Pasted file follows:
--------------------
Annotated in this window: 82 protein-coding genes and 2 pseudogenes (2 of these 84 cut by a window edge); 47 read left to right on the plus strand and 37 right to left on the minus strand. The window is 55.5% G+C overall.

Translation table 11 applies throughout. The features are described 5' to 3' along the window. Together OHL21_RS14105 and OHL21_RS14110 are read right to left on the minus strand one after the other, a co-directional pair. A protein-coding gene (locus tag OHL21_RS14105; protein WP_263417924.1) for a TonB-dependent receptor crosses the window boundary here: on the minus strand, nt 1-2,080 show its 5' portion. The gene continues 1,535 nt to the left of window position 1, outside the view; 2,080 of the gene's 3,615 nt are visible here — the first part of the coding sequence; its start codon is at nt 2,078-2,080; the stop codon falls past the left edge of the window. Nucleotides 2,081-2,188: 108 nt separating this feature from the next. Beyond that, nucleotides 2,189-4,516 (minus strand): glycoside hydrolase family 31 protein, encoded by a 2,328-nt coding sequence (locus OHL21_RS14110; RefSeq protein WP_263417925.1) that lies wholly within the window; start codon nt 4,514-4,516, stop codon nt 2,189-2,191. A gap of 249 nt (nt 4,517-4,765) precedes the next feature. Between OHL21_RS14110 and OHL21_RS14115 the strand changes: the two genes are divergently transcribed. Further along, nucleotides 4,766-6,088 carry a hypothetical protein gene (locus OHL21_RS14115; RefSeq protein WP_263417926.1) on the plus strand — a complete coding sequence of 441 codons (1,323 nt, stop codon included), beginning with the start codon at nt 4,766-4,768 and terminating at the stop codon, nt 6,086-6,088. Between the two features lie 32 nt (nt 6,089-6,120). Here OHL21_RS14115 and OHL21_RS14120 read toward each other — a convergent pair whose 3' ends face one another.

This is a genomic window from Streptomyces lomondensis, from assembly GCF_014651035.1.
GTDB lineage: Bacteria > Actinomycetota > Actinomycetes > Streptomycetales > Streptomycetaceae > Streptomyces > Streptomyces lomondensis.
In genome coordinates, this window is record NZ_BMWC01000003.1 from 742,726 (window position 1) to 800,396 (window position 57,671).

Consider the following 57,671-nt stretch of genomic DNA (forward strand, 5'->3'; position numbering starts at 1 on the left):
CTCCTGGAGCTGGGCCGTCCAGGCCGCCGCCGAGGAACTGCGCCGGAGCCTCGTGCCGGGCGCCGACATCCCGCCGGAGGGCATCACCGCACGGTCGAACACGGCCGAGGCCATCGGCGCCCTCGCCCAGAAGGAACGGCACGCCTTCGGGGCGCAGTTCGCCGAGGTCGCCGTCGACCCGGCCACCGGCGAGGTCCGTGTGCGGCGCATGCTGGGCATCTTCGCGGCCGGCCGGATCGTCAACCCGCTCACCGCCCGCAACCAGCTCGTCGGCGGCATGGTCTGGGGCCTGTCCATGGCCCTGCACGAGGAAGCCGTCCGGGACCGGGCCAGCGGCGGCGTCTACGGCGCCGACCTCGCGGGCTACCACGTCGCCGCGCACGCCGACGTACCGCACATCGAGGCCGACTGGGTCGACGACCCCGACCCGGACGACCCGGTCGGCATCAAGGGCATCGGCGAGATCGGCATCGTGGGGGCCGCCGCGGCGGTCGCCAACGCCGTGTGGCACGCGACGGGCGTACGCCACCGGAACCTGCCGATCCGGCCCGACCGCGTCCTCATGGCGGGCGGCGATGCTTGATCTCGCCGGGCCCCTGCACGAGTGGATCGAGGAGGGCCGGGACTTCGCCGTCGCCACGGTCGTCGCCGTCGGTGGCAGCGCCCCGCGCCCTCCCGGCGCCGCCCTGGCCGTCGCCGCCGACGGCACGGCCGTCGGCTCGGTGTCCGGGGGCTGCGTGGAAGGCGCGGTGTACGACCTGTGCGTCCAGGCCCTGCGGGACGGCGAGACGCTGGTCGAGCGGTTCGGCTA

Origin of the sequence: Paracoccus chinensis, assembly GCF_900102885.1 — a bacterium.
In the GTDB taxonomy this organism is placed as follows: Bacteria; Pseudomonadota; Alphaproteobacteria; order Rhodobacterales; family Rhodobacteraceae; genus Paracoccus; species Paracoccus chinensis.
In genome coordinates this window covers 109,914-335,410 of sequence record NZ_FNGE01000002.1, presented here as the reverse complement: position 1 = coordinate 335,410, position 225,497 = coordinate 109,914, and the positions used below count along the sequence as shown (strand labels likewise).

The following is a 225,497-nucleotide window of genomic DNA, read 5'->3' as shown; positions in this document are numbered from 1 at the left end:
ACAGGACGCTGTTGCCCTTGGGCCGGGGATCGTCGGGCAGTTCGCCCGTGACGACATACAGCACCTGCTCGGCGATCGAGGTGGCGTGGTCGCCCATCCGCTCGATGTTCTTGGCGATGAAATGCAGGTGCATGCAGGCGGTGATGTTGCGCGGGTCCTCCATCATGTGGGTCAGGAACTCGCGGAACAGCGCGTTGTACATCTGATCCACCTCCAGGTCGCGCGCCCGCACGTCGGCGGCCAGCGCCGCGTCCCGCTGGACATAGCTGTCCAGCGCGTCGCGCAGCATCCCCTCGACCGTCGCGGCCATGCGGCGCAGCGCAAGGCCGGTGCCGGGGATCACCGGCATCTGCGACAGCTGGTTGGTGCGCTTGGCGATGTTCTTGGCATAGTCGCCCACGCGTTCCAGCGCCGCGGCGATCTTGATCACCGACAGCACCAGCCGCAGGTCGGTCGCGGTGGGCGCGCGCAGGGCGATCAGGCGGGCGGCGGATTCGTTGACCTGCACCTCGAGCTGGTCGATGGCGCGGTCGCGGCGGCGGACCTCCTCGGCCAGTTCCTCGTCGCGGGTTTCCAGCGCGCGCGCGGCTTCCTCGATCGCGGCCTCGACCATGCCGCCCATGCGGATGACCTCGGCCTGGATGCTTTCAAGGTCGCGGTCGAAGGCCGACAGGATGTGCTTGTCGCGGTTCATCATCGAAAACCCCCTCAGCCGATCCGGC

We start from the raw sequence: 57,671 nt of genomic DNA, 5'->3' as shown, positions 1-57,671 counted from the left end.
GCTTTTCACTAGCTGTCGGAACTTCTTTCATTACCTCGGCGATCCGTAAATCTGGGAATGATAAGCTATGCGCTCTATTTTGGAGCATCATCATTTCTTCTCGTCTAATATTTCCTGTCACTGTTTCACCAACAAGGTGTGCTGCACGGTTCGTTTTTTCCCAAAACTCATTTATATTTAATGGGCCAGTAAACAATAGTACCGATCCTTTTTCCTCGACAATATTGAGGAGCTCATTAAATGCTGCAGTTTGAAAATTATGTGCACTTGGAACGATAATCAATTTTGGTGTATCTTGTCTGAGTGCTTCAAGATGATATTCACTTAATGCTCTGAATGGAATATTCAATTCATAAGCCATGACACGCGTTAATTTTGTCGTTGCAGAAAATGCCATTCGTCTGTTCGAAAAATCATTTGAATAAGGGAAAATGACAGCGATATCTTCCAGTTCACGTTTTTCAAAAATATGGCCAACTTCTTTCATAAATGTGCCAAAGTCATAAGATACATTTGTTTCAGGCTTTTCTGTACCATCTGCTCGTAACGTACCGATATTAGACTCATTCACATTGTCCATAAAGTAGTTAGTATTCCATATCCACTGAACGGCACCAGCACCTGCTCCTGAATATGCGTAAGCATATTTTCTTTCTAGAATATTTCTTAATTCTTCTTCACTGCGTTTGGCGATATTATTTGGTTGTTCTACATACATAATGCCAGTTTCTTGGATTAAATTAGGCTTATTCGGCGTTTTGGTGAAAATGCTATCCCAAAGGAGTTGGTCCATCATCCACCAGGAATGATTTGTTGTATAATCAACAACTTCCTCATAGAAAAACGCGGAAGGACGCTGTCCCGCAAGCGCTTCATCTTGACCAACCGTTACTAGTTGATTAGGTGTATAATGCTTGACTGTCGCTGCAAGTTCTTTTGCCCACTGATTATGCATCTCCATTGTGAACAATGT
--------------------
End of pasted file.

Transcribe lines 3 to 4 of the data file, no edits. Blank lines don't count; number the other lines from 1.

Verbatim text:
This is a genomic window from Streptomyces lomondensis, from assembly GCF_014651035.1.
GTDB lineage: Bacteria > Actinomycetota > Actinomycetes > Streptomycetales > Streptomycetaceae > Streptomyces > Streptomyces lomondensis.